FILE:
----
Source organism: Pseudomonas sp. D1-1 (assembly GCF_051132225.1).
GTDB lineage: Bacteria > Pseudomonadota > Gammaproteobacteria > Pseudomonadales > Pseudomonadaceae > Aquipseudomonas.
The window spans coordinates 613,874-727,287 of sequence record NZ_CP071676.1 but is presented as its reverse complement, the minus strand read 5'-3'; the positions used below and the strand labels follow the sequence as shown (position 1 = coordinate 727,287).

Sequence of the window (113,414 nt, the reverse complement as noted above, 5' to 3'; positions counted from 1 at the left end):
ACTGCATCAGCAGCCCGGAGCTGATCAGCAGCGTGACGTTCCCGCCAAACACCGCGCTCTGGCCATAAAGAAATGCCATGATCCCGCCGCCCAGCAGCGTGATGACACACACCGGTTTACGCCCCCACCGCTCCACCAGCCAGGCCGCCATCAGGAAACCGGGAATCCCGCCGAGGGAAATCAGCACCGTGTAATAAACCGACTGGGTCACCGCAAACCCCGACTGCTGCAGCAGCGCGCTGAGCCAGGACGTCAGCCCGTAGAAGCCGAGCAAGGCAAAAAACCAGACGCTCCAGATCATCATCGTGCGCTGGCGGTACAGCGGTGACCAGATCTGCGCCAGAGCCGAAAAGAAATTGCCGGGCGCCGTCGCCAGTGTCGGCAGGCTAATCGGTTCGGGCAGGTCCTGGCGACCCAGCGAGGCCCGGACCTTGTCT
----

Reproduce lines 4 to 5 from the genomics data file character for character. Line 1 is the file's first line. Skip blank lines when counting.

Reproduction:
Sequence of the window (113,414 nt, the reverse complement as noted above, 5' to 3'; positions counted from 1 at the left end):
ACTGCATCAGCAGCCCGGAGCTGATCAGCAGCGTGACGTTCCCGCCAAACACCGCGCTCTGGCCATAAAGAAATGCCATGATCCCGCCGCCCAGCAGCGTGATGACACACACCGGTTTACGCCCCCACCGCTCCACCAGCCAGGCCGCCATCAGGAAACCGGGAATCCCGCCGAGGGAAATCAGCACCGTGTAATAAACCGACTGGGTCACCGCAAACCCCGACTGCTGCAGCAGCGCGCTGAGCCAGGACGTCAGCCCGTAGAAGCCGAGCAAGGCAAAAAACCAGACGCTCCAGATCATCATCGTGCGCTGGCGGTACAGCGGTGACCAGATCTGCGCCAGAGCCGAAAAGAAATTGCCGGGCGCCGTCGCCAGTGTCGGCAGGCTAATCGGTTCGGGCAGGTCCTGGCGACCCAGCGAGGCCCGGACCTTGTCT